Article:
The Divergence of Judaism and Islam. Interdependence, Modernity, and Political Turmoil

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Issues of Jewish History as Reflected in Modern Egyptian Historiography · 233

later, their number in the Roman Empire amounted to seven million. That
means in his view that the huge demographical increase was not due
to natural propagation but due to the joining of various ethnic groups
during those five hundred years. The emirates of Ḥimyar and Ḥidyab
converted to Judaism in antiquity,^6 and tribes from the Arabian Peninsula
as well as barbaric tribes from North Africa converted to Judaism for
various reasons.^7
Another popular claim used by Ḥamdan and other researchers in or-
der to break the genealogical bond between the contemporary Jews and
the biblical Children of Israel was the theory of the Khazars, which says
that most of the European Jews are the descendants of the Khazarian peo-
ple. This theory was already presented in the 1950s by none other than
the Jewish historians Nathan Pollack and Arthur Koestler.^8 That drove
Zubayda ̔Aṭa to the conclusion that not only did the Hebrew race mingle
with the Canaanite nation in antiquity but that the bond of contemporary
Jews with Palestine is also doubtful. She explains it by the fact that the
meaning of the Khazar theory is that most contemporary Jews do not
belong to the Semitic race at all: “This proves that the forefathers of the
Jews arrived from beyond the Volga and not from Trans-Jordan, nor from
the Land of Canaan but from the Caucasus.”^9 It should be mentioned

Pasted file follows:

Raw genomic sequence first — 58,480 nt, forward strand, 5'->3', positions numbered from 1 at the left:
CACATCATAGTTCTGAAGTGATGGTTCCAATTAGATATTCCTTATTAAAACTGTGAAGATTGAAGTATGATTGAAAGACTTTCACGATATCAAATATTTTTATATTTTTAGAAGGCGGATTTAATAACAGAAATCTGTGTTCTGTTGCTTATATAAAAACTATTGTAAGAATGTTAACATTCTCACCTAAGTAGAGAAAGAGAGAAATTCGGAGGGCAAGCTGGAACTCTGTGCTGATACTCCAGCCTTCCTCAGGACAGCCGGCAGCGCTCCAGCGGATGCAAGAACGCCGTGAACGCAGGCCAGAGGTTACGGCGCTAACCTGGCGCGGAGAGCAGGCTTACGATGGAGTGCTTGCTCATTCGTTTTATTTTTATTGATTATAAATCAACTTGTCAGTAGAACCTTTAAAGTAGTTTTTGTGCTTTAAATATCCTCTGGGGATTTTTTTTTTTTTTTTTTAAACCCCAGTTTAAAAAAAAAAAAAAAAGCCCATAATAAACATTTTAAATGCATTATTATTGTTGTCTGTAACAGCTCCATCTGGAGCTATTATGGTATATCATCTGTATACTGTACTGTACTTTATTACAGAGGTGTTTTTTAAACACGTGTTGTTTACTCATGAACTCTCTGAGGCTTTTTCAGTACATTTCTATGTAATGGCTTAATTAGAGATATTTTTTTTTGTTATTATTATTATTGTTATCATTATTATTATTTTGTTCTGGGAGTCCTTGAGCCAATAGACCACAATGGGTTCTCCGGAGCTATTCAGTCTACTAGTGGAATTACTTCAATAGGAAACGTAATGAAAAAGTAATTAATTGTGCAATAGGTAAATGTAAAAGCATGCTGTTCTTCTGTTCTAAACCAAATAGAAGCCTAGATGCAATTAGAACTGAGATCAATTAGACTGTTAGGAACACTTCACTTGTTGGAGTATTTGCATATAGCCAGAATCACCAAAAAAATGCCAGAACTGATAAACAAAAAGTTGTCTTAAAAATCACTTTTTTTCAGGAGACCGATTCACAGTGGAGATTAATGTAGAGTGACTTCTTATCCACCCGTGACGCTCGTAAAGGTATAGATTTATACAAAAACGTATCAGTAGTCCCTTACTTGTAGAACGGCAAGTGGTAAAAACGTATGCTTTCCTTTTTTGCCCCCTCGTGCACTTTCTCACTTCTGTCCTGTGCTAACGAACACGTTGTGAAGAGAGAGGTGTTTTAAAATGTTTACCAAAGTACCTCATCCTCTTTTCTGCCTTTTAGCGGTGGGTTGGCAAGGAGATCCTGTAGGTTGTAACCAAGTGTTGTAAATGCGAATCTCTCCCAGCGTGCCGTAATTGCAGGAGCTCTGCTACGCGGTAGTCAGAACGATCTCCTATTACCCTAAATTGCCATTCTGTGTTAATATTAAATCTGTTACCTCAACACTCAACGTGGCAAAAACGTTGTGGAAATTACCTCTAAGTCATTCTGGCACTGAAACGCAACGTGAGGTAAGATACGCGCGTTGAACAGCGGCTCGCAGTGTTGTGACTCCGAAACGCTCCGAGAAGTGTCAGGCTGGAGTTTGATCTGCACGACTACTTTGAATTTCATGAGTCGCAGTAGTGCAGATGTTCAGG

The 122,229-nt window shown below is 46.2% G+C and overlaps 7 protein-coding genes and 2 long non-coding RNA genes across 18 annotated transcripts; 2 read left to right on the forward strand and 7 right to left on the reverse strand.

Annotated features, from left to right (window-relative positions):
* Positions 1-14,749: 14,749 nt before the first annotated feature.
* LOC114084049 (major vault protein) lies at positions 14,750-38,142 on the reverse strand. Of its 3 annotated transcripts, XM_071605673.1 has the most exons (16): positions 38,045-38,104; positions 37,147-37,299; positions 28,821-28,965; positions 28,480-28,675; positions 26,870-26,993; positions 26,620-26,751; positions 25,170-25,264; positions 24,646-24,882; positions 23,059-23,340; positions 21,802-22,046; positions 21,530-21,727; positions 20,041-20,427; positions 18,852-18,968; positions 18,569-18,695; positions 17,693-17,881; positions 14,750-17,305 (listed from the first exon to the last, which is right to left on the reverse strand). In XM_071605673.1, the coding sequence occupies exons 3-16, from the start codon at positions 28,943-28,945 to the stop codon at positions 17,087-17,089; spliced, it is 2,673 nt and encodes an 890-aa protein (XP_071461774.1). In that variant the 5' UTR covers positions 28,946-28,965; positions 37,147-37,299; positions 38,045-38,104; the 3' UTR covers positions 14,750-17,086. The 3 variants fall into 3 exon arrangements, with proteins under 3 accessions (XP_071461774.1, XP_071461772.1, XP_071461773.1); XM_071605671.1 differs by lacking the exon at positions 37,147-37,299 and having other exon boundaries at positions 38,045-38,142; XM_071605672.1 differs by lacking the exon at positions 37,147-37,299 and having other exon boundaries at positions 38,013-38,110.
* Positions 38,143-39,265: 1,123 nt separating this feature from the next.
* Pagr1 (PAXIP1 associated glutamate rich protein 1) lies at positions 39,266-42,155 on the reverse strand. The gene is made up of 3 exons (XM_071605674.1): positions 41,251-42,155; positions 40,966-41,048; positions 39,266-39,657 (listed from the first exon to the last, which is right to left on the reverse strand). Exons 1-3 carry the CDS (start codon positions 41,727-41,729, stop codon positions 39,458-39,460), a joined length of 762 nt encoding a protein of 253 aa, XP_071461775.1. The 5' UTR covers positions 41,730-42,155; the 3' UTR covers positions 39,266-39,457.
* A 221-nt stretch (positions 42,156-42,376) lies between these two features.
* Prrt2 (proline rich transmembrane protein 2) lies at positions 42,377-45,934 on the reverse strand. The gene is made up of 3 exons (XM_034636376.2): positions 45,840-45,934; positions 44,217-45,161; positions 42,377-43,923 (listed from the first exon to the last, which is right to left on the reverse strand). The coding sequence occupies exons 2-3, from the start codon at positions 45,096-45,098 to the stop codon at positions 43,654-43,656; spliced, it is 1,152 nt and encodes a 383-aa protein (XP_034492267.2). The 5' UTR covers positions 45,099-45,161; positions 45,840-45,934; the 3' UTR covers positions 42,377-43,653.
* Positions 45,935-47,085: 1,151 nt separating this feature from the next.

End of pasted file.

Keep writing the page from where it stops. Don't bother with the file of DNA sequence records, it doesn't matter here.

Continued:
here that the implications of this argument on the Israeli/Arab conflict
are very obvious in the Palestinian historiography, as bitterly expressed
by the Palestinian historian Saleḥ al-Rukub: “The Arab Palestinians, the
true descendants of Abraham, have been replaced by another nation who
have nothing that attaches them to this land.”^10
Moreover, some historians trace the movements of the Sons of Abra-
ham from the end of the nineteenth century bce up to now, in the attempt
to sever the bond between biblical Jews and modern Jews. Therefore,
they make a strong distinction between four terms: Hebrews, Children of
Israel, Sons of Moses, and Jews. The Hebrews are defined as a group of
nomad tribes which arrived in Canaan under the leadership of Abraham.
This was the name given to them by the local nations due to the fact that
in their language it meant that they came from across a river or a desert.
Some researchers identify this group with what is known in the classical
sources as ̔Apiru (Habiru), emphasizing their inferior origin.
The second group is the Children of Israel, the sons of Jacob, who lived
in Canaan and migrated to Egypt during the years of famine. According
to these researchers, Jacob’s children assimilated with the Egyptians to

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